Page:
• "This is a compelling, often hilarious, and unfailingly compassionate portrait of life inside a women's prison. With a career, a boyfriend, and a loving family, the author barely resembles the reckless young woman who delivered a suitcase of drug money ten years before. But that past has caught up with her. Convicted and sentenced to fifteen months at the infamous federal correctional facility in Danbury, Connecticut, the well-heeled Smith College alumna is now inmate #11187-424, one of the millions of people who disappear "down the rabbit hole" of the American penal system. From her first strip search to her final release, she learns to navigate this strange world with its strictly enforced codes of behavior and arbitrary rules. She meets women from all walks of life, who surprise her with small tokens of generosity, hard words of wisdom, and simple acts of acceptance."@en
  • "This is a compelling, often hilarious, and unfailingly compassionate portrait of life inside a women's prison. With a career, a boyfriend, and a loving family, the author barely resembles the reckless young woman who delivered a suitcase of drug money ten years before. But that past has caught up with her. Convicted and sentenced to fifteen months at the infamous federal correctional facility in Danbury, Connecticut, the well-heeled Smith College alumna is now inmate #11187-424, one of the millions of people who disappear "down the rabbit hole" of the American penal system. From her first strip search to her final release, she learns to navigate this strange world with its strictly enforced codes of behavior and arbitrary rules. She meets women from all walks of life, who surprise her with small tokens of generosity, hard words of wisdom, and simple acts of acceptance."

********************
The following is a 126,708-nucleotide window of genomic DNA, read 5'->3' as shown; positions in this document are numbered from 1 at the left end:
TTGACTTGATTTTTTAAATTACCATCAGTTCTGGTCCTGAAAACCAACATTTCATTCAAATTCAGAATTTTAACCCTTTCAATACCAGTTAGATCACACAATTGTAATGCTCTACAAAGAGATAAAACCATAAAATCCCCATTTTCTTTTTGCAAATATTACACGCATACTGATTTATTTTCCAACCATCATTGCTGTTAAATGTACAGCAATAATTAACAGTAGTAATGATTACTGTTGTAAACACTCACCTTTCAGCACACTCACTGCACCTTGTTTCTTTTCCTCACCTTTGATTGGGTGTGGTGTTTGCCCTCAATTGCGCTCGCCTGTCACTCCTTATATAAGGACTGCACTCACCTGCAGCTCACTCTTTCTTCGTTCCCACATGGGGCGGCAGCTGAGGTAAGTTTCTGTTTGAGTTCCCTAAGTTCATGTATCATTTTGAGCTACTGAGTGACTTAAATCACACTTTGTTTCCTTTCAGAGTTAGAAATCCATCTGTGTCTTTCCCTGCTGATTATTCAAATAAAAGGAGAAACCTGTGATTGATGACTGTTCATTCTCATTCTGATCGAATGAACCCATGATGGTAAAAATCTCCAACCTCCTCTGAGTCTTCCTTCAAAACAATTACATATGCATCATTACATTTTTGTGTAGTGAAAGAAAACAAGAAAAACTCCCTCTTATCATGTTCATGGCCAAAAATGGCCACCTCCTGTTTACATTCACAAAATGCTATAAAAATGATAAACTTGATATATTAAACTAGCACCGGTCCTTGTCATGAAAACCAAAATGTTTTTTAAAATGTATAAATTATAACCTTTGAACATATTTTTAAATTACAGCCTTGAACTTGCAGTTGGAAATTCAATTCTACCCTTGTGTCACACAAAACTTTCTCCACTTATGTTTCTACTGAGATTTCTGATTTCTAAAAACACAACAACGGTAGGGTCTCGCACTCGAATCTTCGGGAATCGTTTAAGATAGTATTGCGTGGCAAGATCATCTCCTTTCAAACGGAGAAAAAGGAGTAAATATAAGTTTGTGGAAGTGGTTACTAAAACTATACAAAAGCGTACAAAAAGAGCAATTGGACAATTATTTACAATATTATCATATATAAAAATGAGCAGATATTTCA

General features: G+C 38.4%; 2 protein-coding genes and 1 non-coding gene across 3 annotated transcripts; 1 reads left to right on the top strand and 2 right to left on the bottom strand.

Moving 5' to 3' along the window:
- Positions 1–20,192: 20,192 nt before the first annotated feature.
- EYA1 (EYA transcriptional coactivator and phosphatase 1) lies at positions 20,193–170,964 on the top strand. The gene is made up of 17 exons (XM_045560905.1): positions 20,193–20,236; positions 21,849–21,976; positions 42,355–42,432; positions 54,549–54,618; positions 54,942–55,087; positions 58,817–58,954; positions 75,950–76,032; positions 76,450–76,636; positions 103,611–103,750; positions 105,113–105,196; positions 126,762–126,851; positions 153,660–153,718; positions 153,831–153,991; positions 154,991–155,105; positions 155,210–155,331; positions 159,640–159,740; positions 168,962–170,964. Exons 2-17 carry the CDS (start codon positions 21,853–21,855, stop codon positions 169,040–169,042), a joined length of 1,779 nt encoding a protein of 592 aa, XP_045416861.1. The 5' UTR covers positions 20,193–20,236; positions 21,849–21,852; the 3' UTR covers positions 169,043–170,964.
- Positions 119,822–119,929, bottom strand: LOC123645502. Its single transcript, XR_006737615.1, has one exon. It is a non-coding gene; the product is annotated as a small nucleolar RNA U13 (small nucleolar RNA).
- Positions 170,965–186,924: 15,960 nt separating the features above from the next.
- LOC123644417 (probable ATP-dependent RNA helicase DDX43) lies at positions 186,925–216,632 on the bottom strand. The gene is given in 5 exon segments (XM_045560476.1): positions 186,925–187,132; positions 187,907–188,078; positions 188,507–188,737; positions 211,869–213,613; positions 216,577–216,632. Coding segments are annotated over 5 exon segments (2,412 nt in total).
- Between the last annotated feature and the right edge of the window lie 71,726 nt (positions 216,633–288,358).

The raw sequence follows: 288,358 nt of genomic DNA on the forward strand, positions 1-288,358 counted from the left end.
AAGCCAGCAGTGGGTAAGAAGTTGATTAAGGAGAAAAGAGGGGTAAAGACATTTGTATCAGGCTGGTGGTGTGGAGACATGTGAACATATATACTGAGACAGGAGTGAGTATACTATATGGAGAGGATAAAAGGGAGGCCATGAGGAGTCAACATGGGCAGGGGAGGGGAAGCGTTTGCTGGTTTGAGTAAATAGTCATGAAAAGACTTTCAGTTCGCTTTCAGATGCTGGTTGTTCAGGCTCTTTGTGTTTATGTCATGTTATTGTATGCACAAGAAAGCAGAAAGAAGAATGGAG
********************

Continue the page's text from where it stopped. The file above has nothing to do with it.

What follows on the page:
• "A compelling, often hilarious, and unfailingly compassionate portrait of life inside a woman's prison."@en
  • ""With a career, a boyfriend, and a loving family, Piper Kerman barely resembles the reckless young woman who delivered a suitcase of drug money ten years before. But that past has caught up with her. Convicted and sentenced to fifteen months at the infamous federal correctional facility in Danbury, Connecticut, the well-heeled Smith College alumna is now inmate #11187-424 - one of the millions of people who disappear "down the rabbit hole" of the American penal system. From her first strip search to her final release, Kerman learns to navigate this strange world with its strictly enforced codes of behavior and arbitrary rules. She meets women from all walks of life, who surprise her with small tokens of generosity, hard words of wisdom, and simple acts of acceptance. Heartbreaking, hilarious, and at times enraging, Kerman's story offers a rare look into the lives of women in prison - why it is we lock so many away and what happens to them when they're there."--Amazon.com"@en
  • "When Piper Kerman was sent to prison for a ten-year-old crime, she barely resembled the reckless young woman she'd been when she committed the misdeeds that would eventually catch up with her. Happily ensconced in a New York City apartment, with a promising career and an attentive boyfriend, she was suddenly forced to reckon with the consequences of her very brief, very careless dalliance in the world of drug trafficking. Kerman spent thirteen months in prison, eleven of them at the infamous federal correctional facility in Danbury, Connecticut, where she met a surprising and varied community of women living under exceptional circumstances. Kerman tells the story of those long months locked up in a place with its own codes of behavior and arbitrary hierarchies, where a practical joke is as common as an unprovoked fight, and where the uneasy relationship between prisoner and jailer is constantly and unpredictably recalibrated."